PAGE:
Reviews for The Atlas Maneuver

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From Booklist, Copyright © American Library Association. Used with permission.

Former Justice Department operative Cotton Malone returns to defuse another (figurative) bomb. This time, a small favor for a friend plunges Cotton into a global conspiracy involving cryptocurrency, an American intelligence agency, and the Black Eagle Trust, a secret gold stash used by the American government to fund clandestine operations around the world. As usual, Cotton is an absolute delight: cantankerous and world-weary, with a razor-sharp wit and a sense of justice that makes him push on when others might throw up their hands in dismay. As in the earlier Cotton Malone novels (this is the eighteenth in the series), this story has its roots in history (or popular myth): the Black Eagle Trust allegedly consists of Japanese gold recovered by the Americans after World War II from hidden caches in the Philippines. Whether or not the Trust is real, it’s a clever hook, and readers will happily follow Cotton into danger to find out who in the present day is trying to use the Trust for his or her own nefarious purposes. A fast-paced, well-written, entertaining adventure.

Publishers Weekly
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Bestseller Berry never takes his foot off the gas in the hyperactive 18th thriller featuring Cotton Malone (after The Last Kingdom). After ostensibly retiring from his chaotic life as a top-secret U.S. intelligence operative to run a sleepy bookshop in Copenhagen, Malone’s pulled back into action by a request from the CIA’s European station chief, Derrick Koger. After WWII, Koger reveals, the nascent CIA discovered hundreds of millions of dollars in gold that the Japanese hid stashed in Luxembourg’s Bank of St. George. Koger asks Malone to keep an eye on bank employee Kelly Austin, whose safety may be under threat, in connection with her proximity to the gold. After Malone thwarts an attempt on Kelly’s life, he discovers that she’s actually Suzy Baldwin, one of his former lovers, in disguise. To keep Suzy safe, Malone sets out to uncover the motives of her pursuers and turns up evidence of a vast, cryptocurrency-focused financial conspiracy. Though there’s enough sound and fury to satisfy diehard series fans, uneven prose and an overbusy plot keep this from reaching the heights of previous entries. Here’s hoping Berry tightens the focus for Malone’s next adventure. Agent: Simon Lipskar, Writers House. (Feb.)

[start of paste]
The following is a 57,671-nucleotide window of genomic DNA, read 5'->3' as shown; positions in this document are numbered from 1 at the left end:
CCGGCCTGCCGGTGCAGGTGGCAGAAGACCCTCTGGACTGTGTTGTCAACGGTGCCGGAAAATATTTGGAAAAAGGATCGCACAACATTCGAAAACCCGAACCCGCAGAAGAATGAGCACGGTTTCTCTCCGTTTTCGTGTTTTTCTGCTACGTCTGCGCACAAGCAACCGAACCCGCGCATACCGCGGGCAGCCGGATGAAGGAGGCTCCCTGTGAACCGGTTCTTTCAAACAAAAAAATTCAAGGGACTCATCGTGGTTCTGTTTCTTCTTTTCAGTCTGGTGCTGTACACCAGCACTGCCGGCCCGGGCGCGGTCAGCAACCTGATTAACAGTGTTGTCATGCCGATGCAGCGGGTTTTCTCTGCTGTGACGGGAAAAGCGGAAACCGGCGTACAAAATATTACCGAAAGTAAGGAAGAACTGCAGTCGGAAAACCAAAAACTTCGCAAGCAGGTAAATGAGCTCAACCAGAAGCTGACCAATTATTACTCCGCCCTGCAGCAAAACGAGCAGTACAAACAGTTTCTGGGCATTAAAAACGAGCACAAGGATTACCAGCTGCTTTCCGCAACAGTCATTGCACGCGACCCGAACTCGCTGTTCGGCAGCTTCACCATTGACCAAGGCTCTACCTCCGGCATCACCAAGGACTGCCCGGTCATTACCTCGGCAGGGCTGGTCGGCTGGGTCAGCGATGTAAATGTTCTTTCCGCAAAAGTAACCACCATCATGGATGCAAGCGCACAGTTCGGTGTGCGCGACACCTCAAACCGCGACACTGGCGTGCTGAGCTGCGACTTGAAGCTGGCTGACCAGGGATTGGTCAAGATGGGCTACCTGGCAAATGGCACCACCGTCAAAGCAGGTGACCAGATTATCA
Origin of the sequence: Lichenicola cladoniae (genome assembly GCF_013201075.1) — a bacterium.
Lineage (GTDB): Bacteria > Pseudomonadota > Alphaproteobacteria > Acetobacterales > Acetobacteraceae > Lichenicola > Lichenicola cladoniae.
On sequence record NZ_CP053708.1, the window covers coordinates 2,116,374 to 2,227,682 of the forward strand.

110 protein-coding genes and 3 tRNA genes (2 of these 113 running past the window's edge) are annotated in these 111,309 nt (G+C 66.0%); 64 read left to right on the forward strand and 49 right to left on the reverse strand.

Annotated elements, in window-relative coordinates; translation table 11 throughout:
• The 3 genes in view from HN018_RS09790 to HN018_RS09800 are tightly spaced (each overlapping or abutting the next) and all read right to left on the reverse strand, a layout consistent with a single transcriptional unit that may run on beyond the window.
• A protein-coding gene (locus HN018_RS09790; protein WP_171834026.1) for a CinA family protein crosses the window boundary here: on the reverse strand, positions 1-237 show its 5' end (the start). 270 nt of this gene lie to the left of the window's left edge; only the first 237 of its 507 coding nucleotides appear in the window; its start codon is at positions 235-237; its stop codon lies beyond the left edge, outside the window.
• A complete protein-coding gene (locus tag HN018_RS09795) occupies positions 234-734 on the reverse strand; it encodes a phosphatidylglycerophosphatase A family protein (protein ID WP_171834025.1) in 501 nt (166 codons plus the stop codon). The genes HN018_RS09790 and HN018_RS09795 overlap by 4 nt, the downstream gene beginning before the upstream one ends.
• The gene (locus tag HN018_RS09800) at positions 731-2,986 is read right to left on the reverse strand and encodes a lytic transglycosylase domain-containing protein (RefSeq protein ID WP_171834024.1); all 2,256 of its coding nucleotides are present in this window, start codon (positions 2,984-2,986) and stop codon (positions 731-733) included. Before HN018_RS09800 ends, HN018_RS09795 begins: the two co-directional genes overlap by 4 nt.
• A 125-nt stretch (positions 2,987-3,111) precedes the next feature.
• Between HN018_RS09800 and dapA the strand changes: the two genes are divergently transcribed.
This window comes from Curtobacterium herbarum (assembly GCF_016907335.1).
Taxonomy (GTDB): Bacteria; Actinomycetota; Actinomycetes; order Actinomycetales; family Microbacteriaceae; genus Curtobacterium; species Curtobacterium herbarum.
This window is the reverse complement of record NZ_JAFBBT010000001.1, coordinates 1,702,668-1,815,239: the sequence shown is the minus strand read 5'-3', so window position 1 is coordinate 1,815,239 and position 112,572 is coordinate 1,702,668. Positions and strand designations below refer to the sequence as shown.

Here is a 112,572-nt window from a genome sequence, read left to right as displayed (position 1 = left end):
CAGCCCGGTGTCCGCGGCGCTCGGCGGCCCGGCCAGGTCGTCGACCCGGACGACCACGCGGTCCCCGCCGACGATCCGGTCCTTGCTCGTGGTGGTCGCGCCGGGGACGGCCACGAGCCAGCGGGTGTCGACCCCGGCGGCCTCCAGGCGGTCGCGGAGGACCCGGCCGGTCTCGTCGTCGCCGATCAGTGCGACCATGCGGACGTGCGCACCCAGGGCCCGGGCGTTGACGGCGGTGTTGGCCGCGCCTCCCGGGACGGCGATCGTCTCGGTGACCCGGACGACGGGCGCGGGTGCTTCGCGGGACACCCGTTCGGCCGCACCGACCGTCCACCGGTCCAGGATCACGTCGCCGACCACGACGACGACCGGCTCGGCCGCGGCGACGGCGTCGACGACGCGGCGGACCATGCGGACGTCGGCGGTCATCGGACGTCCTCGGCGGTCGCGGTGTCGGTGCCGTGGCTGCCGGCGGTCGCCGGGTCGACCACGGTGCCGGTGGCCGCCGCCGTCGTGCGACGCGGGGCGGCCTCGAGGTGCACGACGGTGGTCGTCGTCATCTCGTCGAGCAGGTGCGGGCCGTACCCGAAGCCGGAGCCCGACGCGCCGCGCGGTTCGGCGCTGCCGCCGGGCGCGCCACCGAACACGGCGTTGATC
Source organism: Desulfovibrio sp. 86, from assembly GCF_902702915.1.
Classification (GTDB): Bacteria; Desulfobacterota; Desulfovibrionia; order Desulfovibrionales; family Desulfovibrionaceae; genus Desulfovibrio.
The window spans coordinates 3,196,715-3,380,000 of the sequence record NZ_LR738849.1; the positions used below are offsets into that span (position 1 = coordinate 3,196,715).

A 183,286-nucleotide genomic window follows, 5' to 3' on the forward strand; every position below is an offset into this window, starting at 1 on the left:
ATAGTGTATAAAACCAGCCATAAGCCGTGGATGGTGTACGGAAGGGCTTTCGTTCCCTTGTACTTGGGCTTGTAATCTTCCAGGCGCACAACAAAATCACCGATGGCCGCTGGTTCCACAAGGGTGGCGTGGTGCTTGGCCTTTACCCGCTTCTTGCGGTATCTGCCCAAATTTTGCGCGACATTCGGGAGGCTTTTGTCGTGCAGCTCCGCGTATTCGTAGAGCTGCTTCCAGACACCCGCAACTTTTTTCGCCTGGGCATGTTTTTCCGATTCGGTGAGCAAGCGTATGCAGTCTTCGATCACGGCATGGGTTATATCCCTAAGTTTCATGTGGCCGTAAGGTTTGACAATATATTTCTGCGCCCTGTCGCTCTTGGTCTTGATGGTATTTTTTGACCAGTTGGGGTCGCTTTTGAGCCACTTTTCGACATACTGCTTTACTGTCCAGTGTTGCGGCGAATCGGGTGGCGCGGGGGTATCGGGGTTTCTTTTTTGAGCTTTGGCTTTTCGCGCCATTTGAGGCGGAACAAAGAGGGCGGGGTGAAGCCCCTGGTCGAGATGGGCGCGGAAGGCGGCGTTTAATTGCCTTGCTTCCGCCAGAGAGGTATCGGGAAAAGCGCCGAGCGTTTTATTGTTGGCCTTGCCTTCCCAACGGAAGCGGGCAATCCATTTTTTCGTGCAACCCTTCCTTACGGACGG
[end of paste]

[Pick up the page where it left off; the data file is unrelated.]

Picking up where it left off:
Copyright © Kirkus Reviews, used with permission.

Cotton Malone, who just can’t stay retired from international intrigue, joins the mad dance of competitors for a fortune in bitcoin. So many people have forgotten about the horde of gold the retreating Japanese hid on Luzon Island in the Philippines that it’s not at all clear who has legal title to it. That’s perfect for Robert Citrone, the retired CIA overseer of the Black Eagle Trust, which has used the gold to fund covert operations around the world. Just as Derrick Koger, the European station chief for the CIA, is pulling Malone away from his Copenhagen bookstore to help him investigate possible misdeeds swirling around Luxembourg’s Bank of St. George and its ruthless chief operating officer, Catherine Gledhill, other interested parties turn up in often surprising connections. Freelance assassin Kyra Lhota executes Armenian oligarch Samvel Yerevan and moves on to her next target. Malone’s sometime lover Cassiopeia Vitt is snatched by high-ranking Japanese security chief Aiko Ejima. His former lover Suzy Baldwin resurfaces as Kelly Austin, BSG’s director of special technology, who’s concealing secrets from Malone and the rest of the world. They’re all on the trail of a fabulous cache of bitcoin that in the absence of any legal records of ownership will belong, like the Luzon gold, to anyone who can track it down and grab it. The grandly scaled complications that follow feature countless broken alliances and the deaths of a fearsome number of nonfranchise characters. An extended author’s note explains what’s historically accurate (quite a bit, as it turns out) and what’s fabricated (quite a bit more). Speculators who haven’t been put off by bitcoin’s recent crash will enjoy this walk—well, run—on the wild side. Copyright © Kirkus Reviews, used with permission.